“Close your mouth,” Papi said, exhaling smoke from his cigarette into my face. “The flies are going to fly inside you and lay eggs.”

I could taste the smoke from his cigarette on my tongue and I snatched the cigarette from his fingers and threw it as far as I could. I intended for the cigarette to reach the ocean, to be carried away by the frothy green waves to the golden coast of California, where a seagull might pick it up and drop it at my mother’s feet on her way to work, and my mother would pick it up with a frown and shake her head knowingly, understanding the pain I was in, and come rescue me, but instead the cigarette landed with an unsatisfactory and nearly inaudible plop on the pavement at the far side of the open-air restaurant.

Papi grabbed my hand and looked at me with furious eyes. I could see the veins in his eyes lengthening, thickening and splitting like rivers flooding with blood, and his irises glistening like yellow-brown marbles, and I thought his eyes were going to explode from his head and I thought I was going to cry but Jeannie put her arm on my father’s shoulder and said soothingly: “Andale, leave her alone, she’s just looking out for you.”

My dad let go of my wrist but the pink marks of his fingers remained on my skin, hot and prickly.

“I’m not hungry,” I said, leaning back in my chair and massaging my wrist.

Without looking up from his plate of fried fish—which was ogling me with a dead eyeball—he chewed noisily and gestured with his fork while saying, “Don’t eat then. Starve. At least your sister knows what’s good for her.”

Reyna was combing her noodles with her fork, disentangling them meticulously. She was looking at the noodles with a concentrated expression, determined to get them in a certain arrangement but not by any means conveying a desire to eat them.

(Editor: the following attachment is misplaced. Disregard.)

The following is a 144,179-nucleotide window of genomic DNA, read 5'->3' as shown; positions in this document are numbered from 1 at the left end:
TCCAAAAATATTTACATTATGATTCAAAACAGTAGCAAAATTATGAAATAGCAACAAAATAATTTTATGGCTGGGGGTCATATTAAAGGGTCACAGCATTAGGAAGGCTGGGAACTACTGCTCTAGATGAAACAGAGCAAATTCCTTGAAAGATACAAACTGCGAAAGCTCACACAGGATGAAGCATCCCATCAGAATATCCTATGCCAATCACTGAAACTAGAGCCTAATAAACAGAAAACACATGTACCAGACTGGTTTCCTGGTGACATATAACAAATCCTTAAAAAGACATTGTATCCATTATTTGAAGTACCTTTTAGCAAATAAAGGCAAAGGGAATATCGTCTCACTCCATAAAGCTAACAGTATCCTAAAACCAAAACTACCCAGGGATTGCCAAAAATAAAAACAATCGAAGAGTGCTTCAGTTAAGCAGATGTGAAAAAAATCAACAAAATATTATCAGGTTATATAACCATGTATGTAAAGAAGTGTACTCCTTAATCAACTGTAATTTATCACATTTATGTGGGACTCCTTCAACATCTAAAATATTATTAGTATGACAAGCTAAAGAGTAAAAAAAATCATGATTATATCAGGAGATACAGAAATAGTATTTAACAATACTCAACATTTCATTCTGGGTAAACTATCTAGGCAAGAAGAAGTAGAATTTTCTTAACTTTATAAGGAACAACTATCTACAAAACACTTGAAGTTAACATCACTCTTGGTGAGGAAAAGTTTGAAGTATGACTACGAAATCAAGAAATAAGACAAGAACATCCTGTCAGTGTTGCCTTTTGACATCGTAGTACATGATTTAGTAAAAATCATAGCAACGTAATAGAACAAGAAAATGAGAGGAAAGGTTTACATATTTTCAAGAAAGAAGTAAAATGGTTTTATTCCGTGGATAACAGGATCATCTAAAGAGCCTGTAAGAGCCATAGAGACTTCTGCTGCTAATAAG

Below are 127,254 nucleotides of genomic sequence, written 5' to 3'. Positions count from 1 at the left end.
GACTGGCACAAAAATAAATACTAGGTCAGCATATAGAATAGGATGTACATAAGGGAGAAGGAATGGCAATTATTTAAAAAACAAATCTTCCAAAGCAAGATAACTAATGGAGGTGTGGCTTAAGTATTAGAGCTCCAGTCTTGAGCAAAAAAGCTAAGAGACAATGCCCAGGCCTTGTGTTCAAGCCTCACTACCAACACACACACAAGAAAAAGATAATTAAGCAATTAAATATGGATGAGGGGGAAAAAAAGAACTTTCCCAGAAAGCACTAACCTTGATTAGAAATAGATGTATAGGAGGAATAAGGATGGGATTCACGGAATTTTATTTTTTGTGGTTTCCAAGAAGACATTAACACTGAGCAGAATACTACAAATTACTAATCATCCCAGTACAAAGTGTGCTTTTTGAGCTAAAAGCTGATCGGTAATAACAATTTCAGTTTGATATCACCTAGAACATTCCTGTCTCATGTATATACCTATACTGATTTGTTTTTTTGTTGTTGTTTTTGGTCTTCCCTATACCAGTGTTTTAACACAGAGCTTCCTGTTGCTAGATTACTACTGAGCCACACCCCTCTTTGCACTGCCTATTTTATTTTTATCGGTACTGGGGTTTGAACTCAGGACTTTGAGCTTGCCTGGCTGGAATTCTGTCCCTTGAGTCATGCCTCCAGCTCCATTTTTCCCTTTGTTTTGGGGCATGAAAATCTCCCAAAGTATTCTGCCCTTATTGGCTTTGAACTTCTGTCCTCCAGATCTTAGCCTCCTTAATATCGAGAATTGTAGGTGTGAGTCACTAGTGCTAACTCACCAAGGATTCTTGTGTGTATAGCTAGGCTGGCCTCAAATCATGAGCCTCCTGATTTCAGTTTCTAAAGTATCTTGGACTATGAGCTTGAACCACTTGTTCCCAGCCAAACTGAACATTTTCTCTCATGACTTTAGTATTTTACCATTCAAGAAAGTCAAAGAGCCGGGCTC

I was so hungry my stomach was eating itself, but I didn’t trust any of the food in front of me. I put my forehead on the table and closed my eyes and tried to imagine that I was somewhere else. Perhaps in Pablo’s arms, on the beach.

“Hey Bubi, guess what,” my cousin said. Everyone called me Bubi for some reason and I had no idea why because that wasn’t my name.

“What?” I said, looking up at her.

Jeannie slid a thin, folded piece of notebook paper across the table. It was the size of my finger.

I opened it up and flattened its five creases. It read, “Dear Jeannie, I love you. I have never seen a more beautiful girl in my life. I had to leave the hotel last night, and I tried to come to your room to confess my feelings but nobody answered the door. I want you to know that when I turn 18, I will fly to America and come to you. I await the day and I hope you will wait for me. Yours forever, Pablo.”

I looked at my cousin. I felt as though I had eaten too much cake frosting too fast and my chin and gums and sternum were tickling painfully.

“Why would you show me this?” I asked, trying to sound indifferent.

“It’s for you! From Pablo! He left it under my door last night,” she said.

“If it’s for me, why—why is it addressed to you? You’re Jeannie, I’m Jean.”

“It’s not addressed to me silly! He was calling you Jeannie as a pet name!”

“How—how do you know?”